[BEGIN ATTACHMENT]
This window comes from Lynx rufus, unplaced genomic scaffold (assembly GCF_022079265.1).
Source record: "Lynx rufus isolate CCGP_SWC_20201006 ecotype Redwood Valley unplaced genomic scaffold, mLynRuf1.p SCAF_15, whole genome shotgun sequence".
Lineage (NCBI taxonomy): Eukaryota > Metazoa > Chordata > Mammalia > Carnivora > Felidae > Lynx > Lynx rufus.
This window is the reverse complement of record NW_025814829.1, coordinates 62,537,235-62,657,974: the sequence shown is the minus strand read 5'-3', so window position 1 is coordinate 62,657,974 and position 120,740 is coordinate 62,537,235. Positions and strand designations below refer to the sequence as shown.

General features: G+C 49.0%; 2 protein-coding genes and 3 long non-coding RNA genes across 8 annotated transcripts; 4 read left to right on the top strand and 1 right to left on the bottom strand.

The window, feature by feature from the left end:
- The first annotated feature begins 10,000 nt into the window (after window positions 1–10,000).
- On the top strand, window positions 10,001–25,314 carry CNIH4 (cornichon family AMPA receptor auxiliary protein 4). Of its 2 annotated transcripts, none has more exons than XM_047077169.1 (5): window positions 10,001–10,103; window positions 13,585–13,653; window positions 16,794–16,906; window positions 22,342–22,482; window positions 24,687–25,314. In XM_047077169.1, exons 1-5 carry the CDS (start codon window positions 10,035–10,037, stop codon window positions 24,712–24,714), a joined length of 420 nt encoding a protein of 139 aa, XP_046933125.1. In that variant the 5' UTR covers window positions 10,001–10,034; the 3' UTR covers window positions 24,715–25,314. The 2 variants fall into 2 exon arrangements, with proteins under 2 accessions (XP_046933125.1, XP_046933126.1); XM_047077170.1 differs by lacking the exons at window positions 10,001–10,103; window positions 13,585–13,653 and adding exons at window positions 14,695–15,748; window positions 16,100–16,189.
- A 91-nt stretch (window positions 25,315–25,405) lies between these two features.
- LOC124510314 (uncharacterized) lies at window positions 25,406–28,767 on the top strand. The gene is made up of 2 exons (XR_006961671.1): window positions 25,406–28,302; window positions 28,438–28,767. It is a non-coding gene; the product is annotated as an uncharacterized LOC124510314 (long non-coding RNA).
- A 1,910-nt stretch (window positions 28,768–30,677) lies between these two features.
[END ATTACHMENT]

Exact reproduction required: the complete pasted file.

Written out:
This window comes from Lynx rufus, unplaced genomic scaffold (assembly GCF_022079265.1).
Source record: "Lynx rufus isolate CCGP_SWC_20201006 ecotype Redwood Valley unplaced genomic scaffold, mLynRuf1.p SCAF_15, whole genome shotgun sequence".
Lineage (NCBI taxonomy): Eukaryota > Metazoa > Chordata > Mammalia > Carnivora > Felidae > Lynx > Lynx rufus.
This window is the reverse complement of record NW_025814829.1, coordinates 62,537,235-62,657,974: the sequence shown is the minus strand read 5'-3', so window position 1 is coordinate 62,657,974 and position 120,740 is coordinate 62,537,235. Positions and strand designations below refer to the sequence as shown.

General features: G+C 49.0%; 2 protein-coding genes and 3 long non-coding RNA genes across 8 annotated transcripts; 4 read left to right on the top strand and 1 right to left on the bottom strand.

The window, feature by feature from the left end:
- The first annotated feature begins 10,000 nt into the window (after window positions 1–10,000).
- On the top strand, window positions 10,001–25,314 carry CNIH4 (cornichon family AMPA receptor auxiliary protein 4). Of its 2 annotated transcripts, none has more exons than XM_047077169.1 (5): window positions 10,001–10,103; window positions 13,585–13,653; window positions 16,794–16,906; window positions 22,342–22,482; window positions 24,687–25,314. In XM_047077169.1, exons 1-5 carry the CDS (start codon window positions 10,035–10,037, stop codon window positions 24,712–24,714), a joined length of 420 nt encoding a protein of 139 aa, XP_046933125.1. In that variant the 5' UTR covers window positions 10,001–10,034; the 3' UTR covers window positions 24,715–25,314. The 2 variants fall into 2 exon arrangements, with proteins under 2 accessions (XP_046933125.1, XP_046933126.1); XM_047077170.1 differs by lacking the exons at window positions 10,001–10,103; window positions 13,585–13,653 and adding exons at window positions 14,695–15,748; window positions 16,100–16,189.
- A 91-nt stretch (window positions 25,315–25,405) lies between these two features.
- LOC124510314 (uncharacterized) lies at window positions 25,406–28,767 on the top strand. The gene is made up of 2 exons (XR_006961671.1): window positions 25,406–28,302; window positions 28,438–28,767. It is a non-coding gene; the product is annotated as an uncharacterized LOC124510314 (long non-coding RNA).
- A 1,910-nt stretch (window positions 28,768–30,677) lies between these two features.